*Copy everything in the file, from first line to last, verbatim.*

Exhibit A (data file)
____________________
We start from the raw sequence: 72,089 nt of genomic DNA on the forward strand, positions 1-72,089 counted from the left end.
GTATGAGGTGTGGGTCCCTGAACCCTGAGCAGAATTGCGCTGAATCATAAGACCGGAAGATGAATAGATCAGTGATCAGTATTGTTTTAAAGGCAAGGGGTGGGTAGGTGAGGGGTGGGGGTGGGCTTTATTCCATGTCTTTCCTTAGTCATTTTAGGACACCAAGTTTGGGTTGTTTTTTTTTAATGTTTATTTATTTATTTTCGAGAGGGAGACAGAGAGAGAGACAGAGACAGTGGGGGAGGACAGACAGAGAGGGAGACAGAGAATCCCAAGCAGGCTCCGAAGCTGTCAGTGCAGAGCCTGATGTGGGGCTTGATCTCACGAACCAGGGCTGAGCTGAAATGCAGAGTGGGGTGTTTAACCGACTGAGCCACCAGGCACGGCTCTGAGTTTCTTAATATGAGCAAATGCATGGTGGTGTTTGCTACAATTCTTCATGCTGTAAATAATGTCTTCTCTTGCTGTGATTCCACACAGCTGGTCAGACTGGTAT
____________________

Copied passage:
We start from the raw sequence: 72,089 nt of genomic DNA on the forward strand, positions 1-72,089 counted from the left end.
GTATGAGGTGTGGGTCCCTGAACCCTGAGCAGAATTGCGCTGAATCATAAGACCGGAAGATGAATAGATCAGTGATCAGTATTGTTTTAAAGGCAAGGGGTGGGTAGGTGAGGGGTGGGGGTGGGCTTTATTCCATGTCTTTCCTTAGTCATTTTAGGACACCAAGTTTGGGTTGTTTTTTTTTAATGTTTATTTATTTATTTTCGAGAGGGAGACAGAGAGAGAGACAGAGACAGTGGGGGAGGACAGACAGAGAGGGAGACAGAGAATCCCAAGCAGGCTCCGAAGCTGTCAGTGCAGAGCCTGATGTGGGGCTTGATCTCACGAACCAGGGCTGAGCTGAAATGCAGAGTGGGGTGTTTAACCGACTGAGCCACCAGGCACGGCTCTGAGTTTCTTAATATGAGCAAATGCATGGTGGTGTTTGCTACAATTCTTCATGCTGTAAATAATGTCTTCTCTTGCTGTGATTCCACACAGCTGGTCAGACTGGTAT